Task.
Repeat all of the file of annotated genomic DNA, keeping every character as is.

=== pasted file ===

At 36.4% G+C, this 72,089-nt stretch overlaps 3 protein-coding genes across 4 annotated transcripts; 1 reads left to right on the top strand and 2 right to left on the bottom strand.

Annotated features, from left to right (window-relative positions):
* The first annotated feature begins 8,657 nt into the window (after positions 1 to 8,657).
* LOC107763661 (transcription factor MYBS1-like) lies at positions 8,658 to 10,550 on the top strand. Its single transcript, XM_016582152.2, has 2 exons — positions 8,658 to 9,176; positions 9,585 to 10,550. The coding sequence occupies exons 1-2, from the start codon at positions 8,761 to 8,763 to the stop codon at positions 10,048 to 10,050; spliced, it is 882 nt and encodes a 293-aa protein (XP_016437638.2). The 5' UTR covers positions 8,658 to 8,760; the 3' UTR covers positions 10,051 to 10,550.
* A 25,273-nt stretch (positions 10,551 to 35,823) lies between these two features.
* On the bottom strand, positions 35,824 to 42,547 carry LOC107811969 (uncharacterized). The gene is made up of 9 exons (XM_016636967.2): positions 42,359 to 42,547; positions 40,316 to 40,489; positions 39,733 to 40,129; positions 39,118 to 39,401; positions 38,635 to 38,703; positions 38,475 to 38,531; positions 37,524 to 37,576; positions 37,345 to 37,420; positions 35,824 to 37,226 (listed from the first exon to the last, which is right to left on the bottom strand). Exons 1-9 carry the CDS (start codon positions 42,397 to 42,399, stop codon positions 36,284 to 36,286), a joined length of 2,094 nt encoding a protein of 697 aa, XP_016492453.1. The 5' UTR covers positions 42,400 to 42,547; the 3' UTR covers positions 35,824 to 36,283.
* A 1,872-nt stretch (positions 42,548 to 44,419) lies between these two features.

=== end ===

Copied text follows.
At 36.4% G+C, this 72,089-nt stretch overlaps 3 protein-coding genes across 4 annotated transcripts; 1 reads left to right on the top strand and 2 right to left on the bottom strand.

Annotated features, from left to right (window-relative positions):
* The first annotated feature begins 8,657 nt into the window (after positions 1 to 8,657).
* LOC107763661 (transcription factor MYBS1-like) lies at positions 8,658 to 10,550 on the top strand. Its single transcript, XM_016582152.2, has 2 exons — positions 8,658 to 9,176; positions 9,585 to 10,550. The coding sequence occupies exons 1-2, from the start codon at positions 8,761 to 8,763 to the stop codon at positions 10,048 to 10,050; spliced, it is 882 nt and encodes a 293-aa protein (XP_016437638.2). The 5' UTR covers positions 8,658 to 8,760; the 3' UTR covers positions 10,051 to 10,550.
* A 25,273-nt stretch (positions 10,551 to 35,823) lies between these two features.
* On the bottom strand, positions 35,824 to 42,547 carry LOC107811969 (uncharacterized). The gene is made up of 9 exons (XM_016636967.2): positions 42,359 to 42,547; positions 40,316 to 40,489; positions 39,733 to 40,129; positions 39,118 to 39,401; positions 38,635 to 38,703; positions 38,475 to 38,531; positions 37,524 to 37,576; positions 37,345 to 37,420; positions 35,824 to 37,226 (listed from the first exon to the last, which is right to left on the bottom strand). Exons 1-9 carry the CDS (start codon positions 42,397 to 42,399, stop codon positions 36,284 to 36,286), a joined length of 2,094 nt encoding a protein of 697 aa, XP_016492453.1. The 5' UTR covers positions 42,400 to 42,547; the 3' UTR covers positions 35,824 to 36,283.
* A 1,872-nt stretch (positions 42,548 to 44,419) lies between these two features.